[ *Note: The artwork I used here is an image of a beautiful painting by Ren Crawford, found here. I just slapped words on top of it. Ren, your art touched me deeply. Please don’t sue me. 🙂 ]

Do You Know Your Enemy?
June 30, 2010

Do not be too quick to assume your enemy is a savage just because he is your enemy. Perhaps he is your enemy because he thinks you are a savage. Or perhaps he is afraid of you because he feels that you are afraid of him. And perhaps if he believed you were capable of loving him he would no longer be your enemy.

Do not be too quick to assume that your enemy is an enemy of God just because he is your enemy. Perhaps he is your enemy precisely because he can find nothing in you that gives glory to God. Perhaps he fears you because he can find nothing in you of God’s love and God’s kindness and God’s patience and mercy and understanding of the weaknesses of men.

Do not be too quick to condemn the man who no longer believes in God, for it is perhaps your own coldness and avarice, your mediocrity and materialism, your sensuality and selfishness that have killed his faith.

–T. Merton

***

When I first read those lines a year or two ago, I had other people in mind. I envisioned myself saying those words to them, calling out the error of their ways. It’s easy to do that, especially when I’ve been on a journey away from the established traditions that raised me. It’s easy to take every opportunity to snap at those who I may see as hypocrites in religion or those that I feel may be holding us back from “progress.”

Now I’m trying to envision someone saying those things to me. Yes, I’ve had many call out the error of my ways. It’s sort of been a theme of my life for some time now. But this is different. It doesn’t deal with belief or doctrine. It deals with behavior. It deals with the ways I choose to  see the world and others around me.

So instead of “convicting” others of such things as “coldness and avarice…mediocrity and materialism…sensuality and selfishness,” I’m trying to recognize where those elements might have a home in me. Instead of assuming people see me or my views as the enemy (although that may be the case), I’m trying to recognize when I see “them” as my enemy. How do I speak of them when they’re not around? How do I speak to them when they are around?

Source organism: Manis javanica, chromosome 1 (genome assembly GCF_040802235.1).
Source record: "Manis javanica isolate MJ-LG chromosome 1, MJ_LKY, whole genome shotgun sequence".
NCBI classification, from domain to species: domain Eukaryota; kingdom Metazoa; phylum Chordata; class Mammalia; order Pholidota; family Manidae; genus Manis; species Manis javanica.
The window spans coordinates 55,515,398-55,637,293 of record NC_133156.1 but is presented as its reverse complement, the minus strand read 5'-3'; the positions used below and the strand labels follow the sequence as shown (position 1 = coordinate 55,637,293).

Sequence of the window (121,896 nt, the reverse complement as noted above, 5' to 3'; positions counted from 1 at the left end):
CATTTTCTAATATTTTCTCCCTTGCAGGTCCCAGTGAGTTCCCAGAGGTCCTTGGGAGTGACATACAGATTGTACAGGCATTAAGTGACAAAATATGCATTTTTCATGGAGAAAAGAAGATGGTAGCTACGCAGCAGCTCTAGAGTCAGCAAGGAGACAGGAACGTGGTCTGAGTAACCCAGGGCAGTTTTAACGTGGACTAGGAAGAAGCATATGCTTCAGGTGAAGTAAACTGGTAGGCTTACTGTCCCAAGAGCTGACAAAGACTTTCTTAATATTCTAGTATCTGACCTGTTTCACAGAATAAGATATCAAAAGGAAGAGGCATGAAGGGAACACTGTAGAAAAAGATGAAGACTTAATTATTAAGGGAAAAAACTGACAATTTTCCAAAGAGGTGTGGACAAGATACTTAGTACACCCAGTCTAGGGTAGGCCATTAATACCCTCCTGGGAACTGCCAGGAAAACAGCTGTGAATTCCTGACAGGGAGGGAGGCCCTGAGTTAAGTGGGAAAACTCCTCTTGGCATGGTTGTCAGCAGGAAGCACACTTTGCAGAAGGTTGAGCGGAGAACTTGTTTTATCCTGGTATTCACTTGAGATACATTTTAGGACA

There’s a balancing point somewhere in all this. What’s the  optimum tension between staying quiet with a humble, open mind, and not hiding my own truths? (To be sure, there’s a difference between “not hiding” and “asserting.”) And to be honest, I’m tired of trying to find the wrong in others, and looking for holes in arguments. It just takes too much energy.

And in that sense, my enemy is often myself, sapping my energy for the sake of an endless war.

So maybe I can try not “knowing” the weaknesses of my enemy, and instead try to know them as individuals. Which just happens to be what I expect of them.

My spiritual exercise for now is to just go with the flow, staying content in my own truths, assuming no ill of anyone else, and remaining responsible for my own words and actions.

But that’s hard.

Are We Lost?
June 25, 2010

In many religions there’s a fundamental assumption that settling down in certainty of faith is a sign of maturity. At least I’ve found this to be true in my Evangelical Christian heritage. Many who are established in churches imply, to those who are not, that one must precisely know what they believe and why they believe it, and if that’s not the case there is something spiritually wrong. In short, if one does not have their faith tied down to an anchor of certainty, they are lost. They then become a target of prayer, evangelism, and definitely a target of gossip.

Anyway, the thinking used to be that when youth left home, they might also leave the church temporarily. They might wander around a bit and experiment, but when they got a little older, when they got married, perhaps, they would return. Or when they had kids, for sure, because everyone knows you have to have your faith statements together when you have kids. And in the past, yes, they would usually come back. But that no longer seems to be the case. Many are not going back. Maybe I should say we are not going back. So where are we going instead? What has happened? Have we lost our way?

***

I spent a few years researching apologetics, the practice of defending your faith. There were times when, as a young short-term missionary/evangelist, even while confidently sharing the Gospel with “the lost” and artfully weaving arguments to win them over, I had my own questions in mind. Of course, I never paid them much attention, because that would have been opening the door to deception, according to our teaching. Well, it’s not that I never expressed my concerns. I certainly drove my family, friends, and professors nuts at times with my unending questions. But my questions were always tethered to a confidence in the fundamentals of my faith. That is, of course, until I started questioning the fundamentals.

That’s when the anchor line broke and my ship set out to sea. To describe the process would take too much space here, so I’ll just say that it was in fact, a process. A gradual stretching that at some point caused my chain of certainty to lose a link, and then another, and another, and so on.